Work on the first phase of the high-speed, high-capacity Verona to Padua railway line will start this year, according to the Italian government.
The aim of the project is to quadruple the entire Verona-Padua line, including relocating the old line where the two tracks are very close to each other.
The first phase of the project – the “Verona-Vicenza Junction” – is valued at €2.41bn (£2.14bn), while the total cost of the project is approximately £4.45bn.
The line, which will be built by the Iricav Due consortium, will cross the provinces of Verona, Vicenza and Padua, forming part of the Verona-Venice line. The consortium includes contractors Salini Impregilo, Astaldi, Società Italiana per Condotte d’Acqua, Lamaro Appalti and Fintecna.
Italy’s infrastructure and transport minister Graziano Delrio confirmed the announcement for the first phase of the project, while the other two remaining phases – crossing Vicenza and connecting Vicenza and Padua – are expected to be given approval by the end of 2016.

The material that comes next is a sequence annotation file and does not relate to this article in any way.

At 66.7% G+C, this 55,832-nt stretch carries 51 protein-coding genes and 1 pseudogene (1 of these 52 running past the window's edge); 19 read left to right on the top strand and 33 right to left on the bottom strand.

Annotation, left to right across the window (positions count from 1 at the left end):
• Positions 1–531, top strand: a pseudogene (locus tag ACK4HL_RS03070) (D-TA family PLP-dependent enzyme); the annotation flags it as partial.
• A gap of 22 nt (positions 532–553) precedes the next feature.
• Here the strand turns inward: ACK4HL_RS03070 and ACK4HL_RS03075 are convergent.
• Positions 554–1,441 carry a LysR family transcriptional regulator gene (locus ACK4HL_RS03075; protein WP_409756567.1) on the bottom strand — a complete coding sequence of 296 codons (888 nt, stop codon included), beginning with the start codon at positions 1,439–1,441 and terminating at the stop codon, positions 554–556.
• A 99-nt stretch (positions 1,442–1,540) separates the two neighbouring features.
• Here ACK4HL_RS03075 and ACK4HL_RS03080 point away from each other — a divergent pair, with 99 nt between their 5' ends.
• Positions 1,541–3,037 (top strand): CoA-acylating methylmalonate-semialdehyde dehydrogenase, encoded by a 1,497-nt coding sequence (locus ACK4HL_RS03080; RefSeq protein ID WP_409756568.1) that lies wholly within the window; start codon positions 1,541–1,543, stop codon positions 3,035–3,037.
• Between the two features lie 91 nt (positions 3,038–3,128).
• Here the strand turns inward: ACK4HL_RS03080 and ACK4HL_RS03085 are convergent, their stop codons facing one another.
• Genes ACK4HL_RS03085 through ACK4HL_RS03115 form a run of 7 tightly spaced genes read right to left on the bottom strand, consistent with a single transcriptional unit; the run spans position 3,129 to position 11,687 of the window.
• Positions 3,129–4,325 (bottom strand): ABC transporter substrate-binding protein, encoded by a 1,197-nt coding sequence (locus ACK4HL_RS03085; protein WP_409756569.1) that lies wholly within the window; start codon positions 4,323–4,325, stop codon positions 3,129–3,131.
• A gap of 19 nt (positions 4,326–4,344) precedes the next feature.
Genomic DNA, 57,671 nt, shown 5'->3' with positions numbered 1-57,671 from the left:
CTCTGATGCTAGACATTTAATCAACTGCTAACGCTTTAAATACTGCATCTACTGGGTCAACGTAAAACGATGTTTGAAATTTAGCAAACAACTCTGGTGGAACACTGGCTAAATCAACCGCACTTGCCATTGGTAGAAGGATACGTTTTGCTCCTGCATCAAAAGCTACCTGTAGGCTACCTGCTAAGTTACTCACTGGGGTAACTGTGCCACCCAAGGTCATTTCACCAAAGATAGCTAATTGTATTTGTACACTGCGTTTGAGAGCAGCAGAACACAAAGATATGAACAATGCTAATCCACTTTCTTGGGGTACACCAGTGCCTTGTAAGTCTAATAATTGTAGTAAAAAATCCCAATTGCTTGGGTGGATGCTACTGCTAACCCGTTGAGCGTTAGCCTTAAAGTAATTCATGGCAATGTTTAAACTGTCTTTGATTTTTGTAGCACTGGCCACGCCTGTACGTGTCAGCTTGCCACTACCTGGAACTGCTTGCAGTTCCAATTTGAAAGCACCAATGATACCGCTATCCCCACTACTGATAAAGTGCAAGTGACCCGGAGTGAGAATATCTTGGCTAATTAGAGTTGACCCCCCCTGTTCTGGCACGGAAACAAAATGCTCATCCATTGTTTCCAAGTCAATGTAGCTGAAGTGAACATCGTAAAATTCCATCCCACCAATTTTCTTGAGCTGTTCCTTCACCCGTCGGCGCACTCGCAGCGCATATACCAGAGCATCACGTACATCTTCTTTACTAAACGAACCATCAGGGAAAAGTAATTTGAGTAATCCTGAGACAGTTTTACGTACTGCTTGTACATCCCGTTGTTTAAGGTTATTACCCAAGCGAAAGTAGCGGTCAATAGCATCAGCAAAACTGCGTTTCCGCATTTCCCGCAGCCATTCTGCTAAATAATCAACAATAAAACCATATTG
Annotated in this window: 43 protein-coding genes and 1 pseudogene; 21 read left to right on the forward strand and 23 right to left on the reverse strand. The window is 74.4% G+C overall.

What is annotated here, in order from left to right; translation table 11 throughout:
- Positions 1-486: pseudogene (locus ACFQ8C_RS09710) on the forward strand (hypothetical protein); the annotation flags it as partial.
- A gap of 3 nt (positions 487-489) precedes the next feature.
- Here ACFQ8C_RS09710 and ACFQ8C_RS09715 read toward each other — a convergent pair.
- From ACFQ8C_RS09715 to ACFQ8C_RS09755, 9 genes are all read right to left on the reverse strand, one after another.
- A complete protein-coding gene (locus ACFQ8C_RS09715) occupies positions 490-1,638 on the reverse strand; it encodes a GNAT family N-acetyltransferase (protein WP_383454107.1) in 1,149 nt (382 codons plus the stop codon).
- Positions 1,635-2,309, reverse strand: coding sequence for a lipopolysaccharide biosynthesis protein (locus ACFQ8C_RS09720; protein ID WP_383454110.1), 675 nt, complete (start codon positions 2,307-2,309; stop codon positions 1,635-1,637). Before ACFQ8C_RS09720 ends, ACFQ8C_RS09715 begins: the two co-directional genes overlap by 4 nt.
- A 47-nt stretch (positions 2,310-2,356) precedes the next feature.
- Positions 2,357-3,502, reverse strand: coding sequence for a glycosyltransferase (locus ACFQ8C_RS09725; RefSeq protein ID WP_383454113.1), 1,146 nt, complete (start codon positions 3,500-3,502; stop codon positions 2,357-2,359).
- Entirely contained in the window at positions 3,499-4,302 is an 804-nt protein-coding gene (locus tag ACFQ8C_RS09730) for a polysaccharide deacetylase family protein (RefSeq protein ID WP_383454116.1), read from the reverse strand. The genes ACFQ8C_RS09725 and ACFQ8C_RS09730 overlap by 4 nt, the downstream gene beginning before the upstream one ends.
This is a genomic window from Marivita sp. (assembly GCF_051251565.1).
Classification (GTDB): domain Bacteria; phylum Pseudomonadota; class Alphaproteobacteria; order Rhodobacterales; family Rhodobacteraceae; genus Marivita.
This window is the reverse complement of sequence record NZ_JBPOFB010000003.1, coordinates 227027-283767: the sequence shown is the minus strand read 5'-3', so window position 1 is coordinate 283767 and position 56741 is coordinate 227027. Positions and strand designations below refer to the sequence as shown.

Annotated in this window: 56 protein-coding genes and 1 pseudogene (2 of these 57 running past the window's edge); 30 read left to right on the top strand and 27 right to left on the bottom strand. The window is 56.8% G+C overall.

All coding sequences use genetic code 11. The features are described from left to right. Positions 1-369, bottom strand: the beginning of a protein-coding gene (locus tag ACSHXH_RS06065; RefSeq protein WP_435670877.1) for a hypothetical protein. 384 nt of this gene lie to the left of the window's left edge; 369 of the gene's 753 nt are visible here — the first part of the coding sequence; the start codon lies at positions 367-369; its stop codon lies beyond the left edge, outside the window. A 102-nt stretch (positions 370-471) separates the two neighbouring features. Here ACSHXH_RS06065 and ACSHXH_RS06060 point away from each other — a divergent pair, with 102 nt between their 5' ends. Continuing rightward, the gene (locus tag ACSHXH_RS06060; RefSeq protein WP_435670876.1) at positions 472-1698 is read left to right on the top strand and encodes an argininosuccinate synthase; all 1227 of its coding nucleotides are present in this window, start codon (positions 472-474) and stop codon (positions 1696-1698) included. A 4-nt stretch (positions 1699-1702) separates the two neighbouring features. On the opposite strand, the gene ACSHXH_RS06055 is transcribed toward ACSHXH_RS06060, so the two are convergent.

The new high-speed, double-track line will be approximately 76.5km long. The first phase of the project involves a total high-speed, high-capacity line length of 44.2km, of which 35.6km will run on open ground, 6.2km on viaducts and 2.3km in tunnels.
The Verona-Padua section is part of major infrastructure planning at both Italian and European level, forming an integral part of the east-west Turin-Milan-Venice line, which is a component of the Mediterranean Corridor of the Trans-European Transport Network.